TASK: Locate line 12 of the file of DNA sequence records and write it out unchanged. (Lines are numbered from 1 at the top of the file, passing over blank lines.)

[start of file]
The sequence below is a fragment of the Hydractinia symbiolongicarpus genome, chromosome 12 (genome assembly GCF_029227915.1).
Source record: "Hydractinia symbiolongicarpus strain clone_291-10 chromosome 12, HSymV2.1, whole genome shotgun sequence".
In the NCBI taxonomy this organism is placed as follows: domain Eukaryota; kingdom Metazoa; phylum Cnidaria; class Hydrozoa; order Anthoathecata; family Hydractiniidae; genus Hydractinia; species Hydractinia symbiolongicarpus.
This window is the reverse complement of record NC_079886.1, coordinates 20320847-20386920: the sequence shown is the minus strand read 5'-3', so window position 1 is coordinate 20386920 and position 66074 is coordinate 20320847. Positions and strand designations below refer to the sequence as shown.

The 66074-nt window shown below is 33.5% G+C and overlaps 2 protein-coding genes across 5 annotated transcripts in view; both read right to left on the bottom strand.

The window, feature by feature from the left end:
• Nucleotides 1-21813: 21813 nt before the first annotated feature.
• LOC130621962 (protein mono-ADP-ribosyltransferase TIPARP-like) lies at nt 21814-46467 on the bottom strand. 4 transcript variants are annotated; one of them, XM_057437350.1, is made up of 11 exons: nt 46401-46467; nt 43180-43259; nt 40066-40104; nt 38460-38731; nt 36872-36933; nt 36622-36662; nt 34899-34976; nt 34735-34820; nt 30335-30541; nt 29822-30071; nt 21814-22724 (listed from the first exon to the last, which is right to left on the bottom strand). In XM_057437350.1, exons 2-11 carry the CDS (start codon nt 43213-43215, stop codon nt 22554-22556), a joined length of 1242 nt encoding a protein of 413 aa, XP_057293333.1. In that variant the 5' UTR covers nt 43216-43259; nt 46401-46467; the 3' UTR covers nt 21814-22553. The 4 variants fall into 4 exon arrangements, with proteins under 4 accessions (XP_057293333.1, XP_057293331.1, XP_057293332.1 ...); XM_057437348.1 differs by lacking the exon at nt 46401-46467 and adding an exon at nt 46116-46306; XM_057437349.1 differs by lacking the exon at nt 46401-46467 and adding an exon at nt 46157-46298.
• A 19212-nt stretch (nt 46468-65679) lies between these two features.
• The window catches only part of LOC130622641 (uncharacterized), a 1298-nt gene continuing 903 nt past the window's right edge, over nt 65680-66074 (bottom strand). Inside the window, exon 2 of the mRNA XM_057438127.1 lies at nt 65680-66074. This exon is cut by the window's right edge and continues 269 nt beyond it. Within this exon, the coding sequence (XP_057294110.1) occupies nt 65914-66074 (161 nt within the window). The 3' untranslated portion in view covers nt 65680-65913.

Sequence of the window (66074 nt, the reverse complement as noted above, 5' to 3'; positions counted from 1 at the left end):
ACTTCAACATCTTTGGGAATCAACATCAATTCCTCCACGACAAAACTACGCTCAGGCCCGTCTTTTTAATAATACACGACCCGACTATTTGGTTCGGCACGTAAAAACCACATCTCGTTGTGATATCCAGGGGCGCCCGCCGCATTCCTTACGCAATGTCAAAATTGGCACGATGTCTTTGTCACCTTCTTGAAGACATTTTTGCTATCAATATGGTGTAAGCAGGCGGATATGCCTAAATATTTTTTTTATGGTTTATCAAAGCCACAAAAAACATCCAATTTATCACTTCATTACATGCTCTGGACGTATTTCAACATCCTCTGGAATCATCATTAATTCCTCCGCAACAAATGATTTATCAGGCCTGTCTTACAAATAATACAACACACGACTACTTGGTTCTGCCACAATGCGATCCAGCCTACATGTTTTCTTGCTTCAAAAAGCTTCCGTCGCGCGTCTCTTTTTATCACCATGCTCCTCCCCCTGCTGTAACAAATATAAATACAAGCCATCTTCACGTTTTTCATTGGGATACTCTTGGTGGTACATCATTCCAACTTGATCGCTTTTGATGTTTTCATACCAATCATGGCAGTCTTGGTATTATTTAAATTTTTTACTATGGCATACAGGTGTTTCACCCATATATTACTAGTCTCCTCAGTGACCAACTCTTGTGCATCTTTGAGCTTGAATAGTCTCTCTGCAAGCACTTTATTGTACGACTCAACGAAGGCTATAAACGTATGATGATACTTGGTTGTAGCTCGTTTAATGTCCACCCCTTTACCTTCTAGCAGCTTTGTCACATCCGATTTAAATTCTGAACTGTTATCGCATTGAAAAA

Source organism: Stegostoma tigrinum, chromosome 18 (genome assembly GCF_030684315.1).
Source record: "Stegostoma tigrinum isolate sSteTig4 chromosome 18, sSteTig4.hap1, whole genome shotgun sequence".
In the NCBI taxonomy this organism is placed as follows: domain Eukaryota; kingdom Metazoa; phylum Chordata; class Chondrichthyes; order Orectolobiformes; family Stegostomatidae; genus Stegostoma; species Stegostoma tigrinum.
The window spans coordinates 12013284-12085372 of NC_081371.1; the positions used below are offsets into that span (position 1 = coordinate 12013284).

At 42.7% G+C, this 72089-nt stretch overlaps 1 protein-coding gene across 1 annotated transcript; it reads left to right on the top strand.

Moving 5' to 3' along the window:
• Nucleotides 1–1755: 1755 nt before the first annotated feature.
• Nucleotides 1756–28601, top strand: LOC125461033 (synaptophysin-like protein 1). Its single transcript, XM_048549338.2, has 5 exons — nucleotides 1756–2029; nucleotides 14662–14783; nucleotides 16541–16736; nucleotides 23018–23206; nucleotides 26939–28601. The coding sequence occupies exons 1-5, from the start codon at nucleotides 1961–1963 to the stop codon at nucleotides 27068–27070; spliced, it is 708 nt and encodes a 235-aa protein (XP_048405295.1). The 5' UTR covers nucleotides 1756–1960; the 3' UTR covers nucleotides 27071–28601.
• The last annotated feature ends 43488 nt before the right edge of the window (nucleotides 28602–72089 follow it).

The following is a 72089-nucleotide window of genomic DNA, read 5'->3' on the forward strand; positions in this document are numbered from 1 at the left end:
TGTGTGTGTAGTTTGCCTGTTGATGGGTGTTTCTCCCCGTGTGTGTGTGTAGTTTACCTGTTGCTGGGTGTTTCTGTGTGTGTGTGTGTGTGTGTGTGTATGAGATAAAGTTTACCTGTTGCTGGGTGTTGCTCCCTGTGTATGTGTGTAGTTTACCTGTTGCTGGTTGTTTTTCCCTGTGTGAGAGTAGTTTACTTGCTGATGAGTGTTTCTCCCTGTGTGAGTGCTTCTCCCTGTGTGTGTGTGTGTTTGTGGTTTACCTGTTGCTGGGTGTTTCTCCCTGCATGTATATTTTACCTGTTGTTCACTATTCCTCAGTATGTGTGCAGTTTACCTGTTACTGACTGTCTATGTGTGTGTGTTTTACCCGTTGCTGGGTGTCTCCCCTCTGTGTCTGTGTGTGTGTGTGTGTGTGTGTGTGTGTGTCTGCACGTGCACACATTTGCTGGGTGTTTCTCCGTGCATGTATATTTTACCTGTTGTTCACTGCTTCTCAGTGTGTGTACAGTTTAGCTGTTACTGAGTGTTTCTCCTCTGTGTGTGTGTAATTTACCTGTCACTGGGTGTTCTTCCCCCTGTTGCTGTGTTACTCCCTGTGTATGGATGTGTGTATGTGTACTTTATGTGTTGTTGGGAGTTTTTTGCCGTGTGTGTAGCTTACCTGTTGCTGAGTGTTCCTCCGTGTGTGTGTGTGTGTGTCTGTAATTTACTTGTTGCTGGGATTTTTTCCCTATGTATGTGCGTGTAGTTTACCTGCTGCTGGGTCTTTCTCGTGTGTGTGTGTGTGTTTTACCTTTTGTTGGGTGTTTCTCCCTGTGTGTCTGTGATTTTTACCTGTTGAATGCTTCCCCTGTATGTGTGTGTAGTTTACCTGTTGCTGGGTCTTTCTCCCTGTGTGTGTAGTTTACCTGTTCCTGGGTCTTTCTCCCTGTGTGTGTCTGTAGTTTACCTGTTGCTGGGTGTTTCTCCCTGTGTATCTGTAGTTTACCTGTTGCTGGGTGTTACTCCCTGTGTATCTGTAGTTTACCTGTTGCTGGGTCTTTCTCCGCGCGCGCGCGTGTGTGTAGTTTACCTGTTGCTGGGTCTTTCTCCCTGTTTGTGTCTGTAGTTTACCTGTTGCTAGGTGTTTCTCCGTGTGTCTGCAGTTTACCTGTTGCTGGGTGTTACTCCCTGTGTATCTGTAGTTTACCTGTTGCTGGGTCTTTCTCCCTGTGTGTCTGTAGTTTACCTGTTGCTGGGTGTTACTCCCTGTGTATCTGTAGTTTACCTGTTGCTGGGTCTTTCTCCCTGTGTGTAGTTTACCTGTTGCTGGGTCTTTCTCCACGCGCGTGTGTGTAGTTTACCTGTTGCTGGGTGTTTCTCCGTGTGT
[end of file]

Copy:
ACTTCAACATCTTTGGGAATCAACATCAATTCCTCCACGACAAAACTACGCTCAGGCCCGTCTTTTTAATAATACACGACCCGACTATTTGGTTCGGCACGTAAAAACCACATCTCGTTGTGATATCCAGGGGCGCCCGCCGCATTCCTTACGCAATGTCAAAATTGGCACGATGTCTTTGTCACCTTCTTGAAGACATTTTTGCTATCAATATGGTGTAAGCAGGCGGATATGCCTAAATATTTTTTTTATGGTTTATCAAAGCCACAAAAAACATCCAATTTATCACTTCATTACATGCTCTGGACGTATTTCAACATCCTCTGGAATCATCATTAATTCCTCCGCAACAAATGATTTATCAGGCCTGTCTTACAAATAATACAACACACGACTACTTGGTTCTGCCACAATGCGATCCAGCCTACATGTTTTCTTGCTTCAAAAAGCTTCCGTCGCGCGTCTCTTTTTATCACCATGCTCCTCCCCCTGCTGTAACAAATATAAATACAAGCCATCTTCACGTTTTTCATTGGGATACTCTTGGTGGTACATCATTCCAACTTGATCGCTTTTGATGTTTTCATACCAATCATGGCAGTCTTGGTATTATTTAAATTTTTTACTATGGCATACAGGTGTTTCACCCATATATTACTAGTCTCCTCAGTGACCAACTCTTGTGCATCTTTGAGCTTGAATAGTCTCTCTGCAAGCACTTTATTGTACGACTCAACGAAGGCTATAAACGTATGATGATACTTGGTTGTAGCTCGTTTAATGTCCACCCCTTTACCTTCTAGCAGCTTTGTCACATCCGATTTAAATTCTGAACTGTTATCGCATTGAAAAA